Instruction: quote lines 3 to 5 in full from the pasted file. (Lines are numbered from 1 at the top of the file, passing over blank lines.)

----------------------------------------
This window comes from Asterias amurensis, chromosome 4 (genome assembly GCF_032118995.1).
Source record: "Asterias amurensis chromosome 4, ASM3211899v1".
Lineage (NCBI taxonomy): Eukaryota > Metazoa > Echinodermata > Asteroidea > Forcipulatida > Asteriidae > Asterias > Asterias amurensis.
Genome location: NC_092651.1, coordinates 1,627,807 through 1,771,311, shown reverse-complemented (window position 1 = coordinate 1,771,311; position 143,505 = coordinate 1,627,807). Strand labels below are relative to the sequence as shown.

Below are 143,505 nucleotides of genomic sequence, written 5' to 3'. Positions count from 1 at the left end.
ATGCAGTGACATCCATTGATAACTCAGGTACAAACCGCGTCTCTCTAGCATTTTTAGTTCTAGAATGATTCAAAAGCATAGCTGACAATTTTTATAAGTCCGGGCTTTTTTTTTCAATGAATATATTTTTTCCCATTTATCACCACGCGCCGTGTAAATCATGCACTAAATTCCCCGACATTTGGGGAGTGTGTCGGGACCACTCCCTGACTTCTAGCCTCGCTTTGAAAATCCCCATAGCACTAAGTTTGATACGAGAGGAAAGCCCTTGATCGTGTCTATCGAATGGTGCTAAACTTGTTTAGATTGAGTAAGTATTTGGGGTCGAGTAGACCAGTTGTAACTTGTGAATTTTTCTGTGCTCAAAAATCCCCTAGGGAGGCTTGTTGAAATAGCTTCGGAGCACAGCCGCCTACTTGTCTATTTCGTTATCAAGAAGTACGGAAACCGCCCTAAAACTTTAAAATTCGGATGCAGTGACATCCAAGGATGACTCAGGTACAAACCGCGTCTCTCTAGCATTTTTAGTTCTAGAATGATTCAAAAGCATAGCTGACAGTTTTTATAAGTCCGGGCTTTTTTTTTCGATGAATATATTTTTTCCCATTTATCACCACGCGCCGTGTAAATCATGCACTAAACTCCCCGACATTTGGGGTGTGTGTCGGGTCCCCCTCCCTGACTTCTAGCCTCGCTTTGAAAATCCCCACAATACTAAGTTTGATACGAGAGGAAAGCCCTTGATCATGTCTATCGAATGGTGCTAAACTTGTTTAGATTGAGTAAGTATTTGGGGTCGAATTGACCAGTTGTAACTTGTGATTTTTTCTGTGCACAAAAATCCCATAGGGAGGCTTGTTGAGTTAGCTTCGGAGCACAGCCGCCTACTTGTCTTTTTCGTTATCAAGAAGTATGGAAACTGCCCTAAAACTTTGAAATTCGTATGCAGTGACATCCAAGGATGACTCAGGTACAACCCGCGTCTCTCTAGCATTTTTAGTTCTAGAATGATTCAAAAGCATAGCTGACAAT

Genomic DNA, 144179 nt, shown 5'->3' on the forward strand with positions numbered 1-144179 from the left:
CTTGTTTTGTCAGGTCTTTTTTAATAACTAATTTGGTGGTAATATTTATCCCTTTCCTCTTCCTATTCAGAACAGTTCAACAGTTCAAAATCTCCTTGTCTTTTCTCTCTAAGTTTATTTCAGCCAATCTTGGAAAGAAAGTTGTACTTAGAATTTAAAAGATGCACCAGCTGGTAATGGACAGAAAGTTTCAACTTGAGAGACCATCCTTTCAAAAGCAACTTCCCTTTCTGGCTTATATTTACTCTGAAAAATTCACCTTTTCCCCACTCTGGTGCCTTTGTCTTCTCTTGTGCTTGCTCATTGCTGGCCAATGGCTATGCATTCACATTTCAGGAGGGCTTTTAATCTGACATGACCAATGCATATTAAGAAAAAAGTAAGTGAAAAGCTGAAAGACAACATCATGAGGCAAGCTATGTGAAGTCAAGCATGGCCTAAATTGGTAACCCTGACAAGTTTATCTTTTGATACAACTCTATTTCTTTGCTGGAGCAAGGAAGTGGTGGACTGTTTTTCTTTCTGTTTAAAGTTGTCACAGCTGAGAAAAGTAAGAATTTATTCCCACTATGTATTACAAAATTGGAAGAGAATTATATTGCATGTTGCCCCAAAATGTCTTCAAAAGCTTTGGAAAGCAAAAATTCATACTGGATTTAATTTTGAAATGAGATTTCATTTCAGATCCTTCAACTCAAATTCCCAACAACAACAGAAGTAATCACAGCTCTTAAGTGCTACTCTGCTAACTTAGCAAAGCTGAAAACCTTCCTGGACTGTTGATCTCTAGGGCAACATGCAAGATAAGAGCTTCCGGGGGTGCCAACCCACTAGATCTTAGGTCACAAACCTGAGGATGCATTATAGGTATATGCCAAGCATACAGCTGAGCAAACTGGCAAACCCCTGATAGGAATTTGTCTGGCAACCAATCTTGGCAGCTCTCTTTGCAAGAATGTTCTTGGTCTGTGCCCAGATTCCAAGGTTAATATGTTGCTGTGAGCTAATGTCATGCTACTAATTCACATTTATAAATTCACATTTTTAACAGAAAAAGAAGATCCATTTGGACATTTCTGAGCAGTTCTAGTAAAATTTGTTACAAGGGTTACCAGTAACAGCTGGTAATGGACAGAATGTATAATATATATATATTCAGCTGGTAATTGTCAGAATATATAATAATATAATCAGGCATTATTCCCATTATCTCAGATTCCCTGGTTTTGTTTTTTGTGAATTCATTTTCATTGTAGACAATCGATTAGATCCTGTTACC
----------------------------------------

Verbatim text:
Lineage (NCBI taxonomy): Eukaryota > Metazoa > Echinodermata > Asteroidea > Forcipulatida > Asteriidae > Asterias > Asterias amurensis.
Genome location: NC_092651.1, coordinates 1,627,807 through 1,771,311, shown reverse-complemented (window position 1 = coordinate 1,771,311; position 143,505 = coordinate 1,627,807). Strand labels below are relative to the sequence as shown.

Below are 143,505 nucleotides of genomic sequence, written 5' to 3'. Positions count from 1 at the left end.